A long time ago during Covid we promised we would do a series on SRT set-ups for people who have particular body shapes. The article never materialised, but talking to folk at Hidden Earth there still seems to be a lot of interest. So this is part one.
When I (Ursula) started caving, some time between the Roman invasion of England and the invention of penicillin, I was three-quarters of the weight I am now and that weight was – ahem – more evenly distributed. I didn’t have any problems coping with the endless Pantin-less sit-stand which made up most of expedition SRT in those days. Yes folks, I know some of you indulged in some creative diversions from sit-stand, such as US-style rope-walking (not suitable for Discovery pitch in Marble Sink), or the Texas Two-Step, still used today. But most of us were sit-stand-ers. On the way down, most of us used a rack or some exotica such as a whale tail. No one had the problem, which some of my contemporaries were bewailing recently, of having to exert one’s stomach muscles to maintain the upper body in a vertical state. Nowadays, however, this is the unhappy result (in my case) of being quite a bit heavier but all the extra being in the top half. I know I am not alone in this. A lot of improvement can be achieved by making sure your chest harness and sit harness are well-fitting and suitable for your current body shape. However, there are also little hacks which can help. The first hack which Tony set up for me and which does help with the stomach-muscles-while-abseiling thing, is to mount a swing-cheek pulley on a short length of 5mm dyneema from one shoulder of your chest harness, if your chest harness is solid enough for this purpose. The idea is not to use the pulley actually as a pulley, although it never hurts to have a spare pulley around – the purpose is to run the pulley as a sort of hook, on the rope above your descender, so as to keep you pulled in to the rope while you are going down, or to rest. As with all extra bits of klatch there are disadvantages – the main one here is that it keeps you spun round to the front, so you need to unhook it if you are trying to locate a deviation, say, or a rebelay bolt on the side you have the pulley on. It slightly stops you keeping an eye all round you while descending. If you need to swing across somewhere and get into a parallel shaft, or a crawl like on Goblin route in Sell Gill, maybe don’t use it on that pitch. It is pretty versatile though – doesn’t get in the way, easy to put on and off. Just an idea.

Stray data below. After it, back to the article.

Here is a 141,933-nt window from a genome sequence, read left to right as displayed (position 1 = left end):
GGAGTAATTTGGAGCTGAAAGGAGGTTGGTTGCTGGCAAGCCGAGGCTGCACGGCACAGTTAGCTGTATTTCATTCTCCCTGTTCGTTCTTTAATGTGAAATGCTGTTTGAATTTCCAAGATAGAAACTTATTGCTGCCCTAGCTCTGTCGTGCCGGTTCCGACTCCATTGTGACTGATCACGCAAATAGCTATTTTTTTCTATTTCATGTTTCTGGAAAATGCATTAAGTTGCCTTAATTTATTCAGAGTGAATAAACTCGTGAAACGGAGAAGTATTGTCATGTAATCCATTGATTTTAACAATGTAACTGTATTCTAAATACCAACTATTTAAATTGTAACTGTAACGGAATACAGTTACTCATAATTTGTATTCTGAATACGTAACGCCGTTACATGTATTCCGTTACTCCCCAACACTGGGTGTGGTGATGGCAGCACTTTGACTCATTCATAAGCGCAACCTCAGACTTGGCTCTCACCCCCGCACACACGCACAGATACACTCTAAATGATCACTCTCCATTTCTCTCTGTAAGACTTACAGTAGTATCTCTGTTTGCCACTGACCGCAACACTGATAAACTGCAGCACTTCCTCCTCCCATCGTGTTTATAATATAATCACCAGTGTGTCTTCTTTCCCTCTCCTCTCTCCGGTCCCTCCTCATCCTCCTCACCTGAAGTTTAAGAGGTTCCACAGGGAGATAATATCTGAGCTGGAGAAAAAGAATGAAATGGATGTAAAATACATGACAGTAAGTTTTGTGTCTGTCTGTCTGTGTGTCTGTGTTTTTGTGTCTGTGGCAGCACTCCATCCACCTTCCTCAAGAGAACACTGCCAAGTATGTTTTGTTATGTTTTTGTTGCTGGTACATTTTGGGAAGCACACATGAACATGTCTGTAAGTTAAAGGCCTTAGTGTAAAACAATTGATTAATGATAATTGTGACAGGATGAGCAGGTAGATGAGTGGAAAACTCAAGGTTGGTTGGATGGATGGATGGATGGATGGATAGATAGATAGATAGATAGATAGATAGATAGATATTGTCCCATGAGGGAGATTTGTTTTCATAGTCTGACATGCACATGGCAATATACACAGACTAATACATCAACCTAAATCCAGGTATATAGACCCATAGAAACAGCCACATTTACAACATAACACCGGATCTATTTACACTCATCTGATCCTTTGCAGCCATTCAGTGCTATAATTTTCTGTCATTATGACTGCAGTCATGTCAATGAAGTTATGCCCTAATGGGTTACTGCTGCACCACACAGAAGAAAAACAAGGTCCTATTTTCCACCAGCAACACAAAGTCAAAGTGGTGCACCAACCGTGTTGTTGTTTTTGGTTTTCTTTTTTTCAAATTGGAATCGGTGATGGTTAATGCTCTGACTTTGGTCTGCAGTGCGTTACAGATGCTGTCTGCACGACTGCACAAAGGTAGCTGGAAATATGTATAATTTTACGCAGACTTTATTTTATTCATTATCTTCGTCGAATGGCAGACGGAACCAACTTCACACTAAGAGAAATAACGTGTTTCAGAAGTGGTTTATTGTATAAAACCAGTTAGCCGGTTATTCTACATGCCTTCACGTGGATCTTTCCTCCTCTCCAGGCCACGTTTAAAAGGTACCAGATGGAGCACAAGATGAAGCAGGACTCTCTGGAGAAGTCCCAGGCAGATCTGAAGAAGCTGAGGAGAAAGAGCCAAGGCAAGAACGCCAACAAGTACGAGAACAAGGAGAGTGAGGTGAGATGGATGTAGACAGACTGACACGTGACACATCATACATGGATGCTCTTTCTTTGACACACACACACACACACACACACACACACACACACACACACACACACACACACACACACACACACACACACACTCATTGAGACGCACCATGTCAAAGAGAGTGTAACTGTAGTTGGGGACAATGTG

Next time, hacks for the person with a shorter arm reach.